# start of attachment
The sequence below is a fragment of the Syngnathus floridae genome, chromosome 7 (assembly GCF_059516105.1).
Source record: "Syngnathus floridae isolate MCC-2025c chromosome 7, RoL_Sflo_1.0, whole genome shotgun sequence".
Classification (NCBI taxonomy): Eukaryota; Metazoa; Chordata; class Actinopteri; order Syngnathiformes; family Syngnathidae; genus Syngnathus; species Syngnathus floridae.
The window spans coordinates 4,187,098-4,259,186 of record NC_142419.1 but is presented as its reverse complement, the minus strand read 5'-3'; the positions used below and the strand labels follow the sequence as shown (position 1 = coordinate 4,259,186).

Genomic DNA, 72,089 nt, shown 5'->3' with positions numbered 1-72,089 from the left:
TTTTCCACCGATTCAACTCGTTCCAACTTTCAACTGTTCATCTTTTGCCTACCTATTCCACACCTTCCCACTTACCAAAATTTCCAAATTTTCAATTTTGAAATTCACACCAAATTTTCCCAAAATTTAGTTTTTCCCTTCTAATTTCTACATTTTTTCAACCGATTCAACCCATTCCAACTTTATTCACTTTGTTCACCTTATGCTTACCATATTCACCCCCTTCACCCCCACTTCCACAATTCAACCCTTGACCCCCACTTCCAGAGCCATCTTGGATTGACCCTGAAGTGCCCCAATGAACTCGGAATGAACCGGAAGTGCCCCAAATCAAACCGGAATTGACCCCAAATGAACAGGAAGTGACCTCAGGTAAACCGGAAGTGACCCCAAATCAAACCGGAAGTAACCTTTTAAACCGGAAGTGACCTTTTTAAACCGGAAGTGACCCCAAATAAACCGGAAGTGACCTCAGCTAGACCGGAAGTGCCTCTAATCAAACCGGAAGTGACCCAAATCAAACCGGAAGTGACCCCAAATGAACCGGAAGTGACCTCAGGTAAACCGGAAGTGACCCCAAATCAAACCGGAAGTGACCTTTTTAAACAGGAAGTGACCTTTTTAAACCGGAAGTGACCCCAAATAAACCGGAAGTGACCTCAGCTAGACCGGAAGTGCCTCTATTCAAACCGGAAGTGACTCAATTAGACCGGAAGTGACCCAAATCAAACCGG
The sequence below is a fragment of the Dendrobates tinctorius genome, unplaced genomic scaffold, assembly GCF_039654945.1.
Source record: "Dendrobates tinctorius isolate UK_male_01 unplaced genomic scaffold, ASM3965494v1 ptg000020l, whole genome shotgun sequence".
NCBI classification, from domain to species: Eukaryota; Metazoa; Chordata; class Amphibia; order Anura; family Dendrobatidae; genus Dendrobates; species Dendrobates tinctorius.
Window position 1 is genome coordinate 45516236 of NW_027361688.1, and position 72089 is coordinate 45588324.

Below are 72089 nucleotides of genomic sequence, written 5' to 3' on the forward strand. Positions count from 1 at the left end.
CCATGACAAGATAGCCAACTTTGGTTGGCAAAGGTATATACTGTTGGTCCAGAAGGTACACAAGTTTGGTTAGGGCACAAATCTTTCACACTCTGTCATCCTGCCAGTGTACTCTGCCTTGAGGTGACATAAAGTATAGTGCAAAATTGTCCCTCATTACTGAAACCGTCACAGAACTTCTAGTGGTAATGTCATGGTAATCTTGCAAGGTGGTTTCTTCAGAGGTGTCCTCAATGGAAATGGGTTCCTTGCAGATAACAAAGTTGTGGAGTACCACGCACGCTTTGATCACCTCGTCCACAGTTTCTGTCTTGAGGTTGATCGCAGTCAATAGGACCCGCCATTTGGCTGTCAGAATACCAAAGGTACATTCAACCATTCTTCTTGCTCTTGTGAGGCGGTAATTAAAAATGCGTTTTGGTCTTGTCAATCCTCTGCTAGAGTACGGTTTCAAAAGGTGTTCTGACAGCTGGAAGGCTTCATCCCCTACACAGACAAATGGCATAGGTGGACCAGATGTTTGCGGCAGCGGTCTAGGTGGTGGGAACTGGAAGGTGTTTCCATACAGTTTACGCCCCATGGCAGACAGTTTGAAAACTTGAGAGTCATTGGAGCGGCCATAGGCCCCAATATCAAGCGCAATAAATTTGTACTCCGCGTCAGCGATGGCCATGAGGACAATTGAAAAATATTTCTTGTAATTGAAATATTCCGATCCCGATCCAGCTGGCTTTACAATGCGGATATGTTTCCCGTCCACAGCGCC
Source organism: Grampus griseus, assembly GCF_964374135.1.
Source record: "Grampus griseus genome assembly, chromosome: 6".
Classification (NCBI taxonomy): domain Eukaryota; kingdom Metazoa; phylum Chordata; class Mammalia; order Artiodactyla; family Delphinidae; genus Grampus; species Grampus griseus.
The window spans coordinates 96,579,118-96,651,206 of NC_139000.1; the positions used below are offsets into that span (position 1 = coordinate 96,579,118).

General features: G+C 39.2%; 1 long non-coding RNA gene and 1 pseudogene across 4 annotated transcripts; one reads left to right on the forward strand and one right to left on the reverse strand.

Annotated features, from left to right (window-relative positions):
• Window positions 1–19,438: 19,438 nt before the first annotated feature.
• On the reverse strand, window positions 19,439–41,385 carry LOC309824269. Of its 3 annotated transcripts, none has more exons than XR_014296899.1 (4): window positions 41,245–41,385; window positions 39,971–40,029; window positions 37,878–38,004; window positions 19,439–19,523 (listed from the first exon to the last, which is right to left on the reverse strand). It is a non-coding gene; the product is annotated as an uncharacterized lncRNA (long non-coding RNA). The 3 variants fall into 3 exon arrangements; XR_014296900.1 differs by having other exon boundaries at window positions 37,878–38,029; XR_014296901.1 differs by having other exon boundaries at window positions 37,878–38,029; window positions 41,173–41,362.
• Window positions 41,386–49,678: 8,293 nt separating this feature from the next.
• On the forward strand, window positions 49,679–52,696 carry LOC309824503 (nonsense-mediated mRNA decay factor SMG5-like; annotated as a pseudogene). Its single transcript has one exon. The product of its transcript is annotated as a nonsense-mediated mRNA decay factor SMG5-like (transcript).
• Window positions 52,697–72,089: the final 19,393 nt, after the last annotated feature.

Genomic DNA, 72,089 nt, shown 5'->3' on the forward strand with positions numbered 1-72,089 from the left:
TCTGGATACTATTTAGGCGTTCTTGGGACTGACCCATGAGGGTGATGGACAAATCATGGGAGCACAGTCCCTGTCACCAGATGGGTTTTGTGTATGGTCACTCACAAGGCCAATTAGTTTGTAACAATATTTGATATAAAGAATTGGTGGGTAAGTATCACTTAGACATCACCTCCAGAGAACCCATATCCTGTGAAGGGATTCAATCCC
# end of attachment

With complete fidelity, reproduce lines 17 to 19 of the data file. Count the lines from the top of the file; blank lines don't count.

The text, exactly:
General features: G+C 39.2%; 1 long non-coding RNA gene and 1 pseudogene across 4 annotated transcripts; one reads left to right on the forward strand and one right to left on the reverse strand.

Annotated features, from left to right (window-relative positions):
• Window positions 1–19,438: 19,438 nt before the first annotated feature.